|Icon||Content descriptor||Years active||Explanation||Corresponding age ratings|
|Online||2003–2015||May contain online interactions. This descriptor was discontinued by PEGI in 2015, due to the majority of present-day games and all consoles allowing for online interactions. Still appears for games classified before July 2015.|
As of December 2015, PEGI has rated more than 25,300 games. 42.2% of these games were rated 3, 15.8% rated 7, 22.3% rated 12, 12.7% rated 16 and only 7% were rated 18.
Of all the games that were rated in 2015 (1855 games in total):
- 64.7% (1201) have the Violence content descriptor.
- 25.4% (472) have the Online content descriptor.
- 18.4% (341) have the Bad Language content descriptor.
- 7.7% (142) have the Fear content descriptor.
- 8.0% (90) have the Sex content descriptor.
- 1.4% (26) have the Gambling content descriptor.
- 1.2% (23) have the Drugs content descriptor.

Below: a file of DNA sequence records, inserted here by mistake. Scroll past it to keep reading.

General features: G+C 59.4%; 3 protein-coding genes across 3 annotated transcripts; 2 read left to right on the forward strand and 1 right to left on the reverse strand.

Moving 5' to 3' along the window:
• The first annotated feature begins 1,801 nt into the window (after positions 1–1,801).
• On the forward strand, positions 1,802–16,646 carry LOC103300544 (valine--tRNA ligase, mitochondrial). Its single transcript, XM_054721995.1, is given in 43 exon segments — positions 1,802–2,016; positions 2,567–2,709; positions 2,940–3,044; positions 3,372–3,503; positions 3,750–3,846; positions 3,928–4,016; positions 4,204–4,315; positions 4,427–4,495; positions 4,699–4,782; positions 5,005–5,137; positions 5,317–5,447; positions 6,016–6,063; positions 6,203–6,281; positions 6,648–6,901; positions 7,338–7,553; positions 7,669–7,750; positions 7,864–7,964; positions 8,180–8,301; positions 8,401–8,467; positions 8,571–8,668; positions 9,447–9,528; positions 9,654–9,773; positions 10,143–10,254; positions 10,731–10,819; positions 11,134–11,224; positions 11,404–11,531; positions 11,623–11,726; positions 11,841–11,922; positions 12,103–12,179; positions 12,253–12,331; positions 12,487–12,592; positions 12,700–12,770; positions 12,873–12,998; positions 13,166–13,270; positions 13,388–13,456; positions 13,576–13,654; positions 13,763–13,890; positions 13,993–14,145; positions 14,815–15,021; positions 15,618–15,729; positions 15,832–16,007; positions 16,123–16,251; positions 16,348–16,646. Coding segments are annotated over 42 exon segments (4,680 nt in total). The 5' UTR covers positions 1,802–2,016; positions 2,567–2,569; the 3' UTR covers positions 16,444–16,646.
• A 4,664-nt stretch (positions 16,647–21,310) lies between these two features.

- 0% (0) games have the Discrimination content descriptor.
PEGI and the European Union
A consumer survey commissioned by ISFE in 2012 demonstrated that the PEGI age rating labels are recognised on average by 51% of respondents in 16 countries (highest: France 72%; lowest: Czechia 28%), while 86% of all respondents found them to be clear and 89% found them useful.
PEGI is an example of European harmonization. The European Commission supports the PEGI self-regulation: "PEGI appears to have achieved good results and PEGI On-line is also a promising initiative, making of PEGI a good example of self-regulation in line with the better regulation agenda." Moreover, the European Parliament in its last report on the protection of consumers "takes the view that the PEGI system for rating games is an important tool which has improved transparency for consumers, especially parents, when buying games by enabling them to make a considered choice as to whether a game is suitable for children".
To obtain the ratings for any piece of interactive software, the applicant submits the game with other supporting materials and completes a content declaration, all of which is evaluated by an independent administrator called the Netherlands Institute for the Classification of Audiovisual Media (NICAM). It is based on the Dutch Kijkwijzer system as well. Following the evaluation the applicant will receive a license to use the rating logos. If the applicant disagrees with the rating, they can ask for an explanation or make a complaint to the complaints board. Consumers may also make complaints to this board.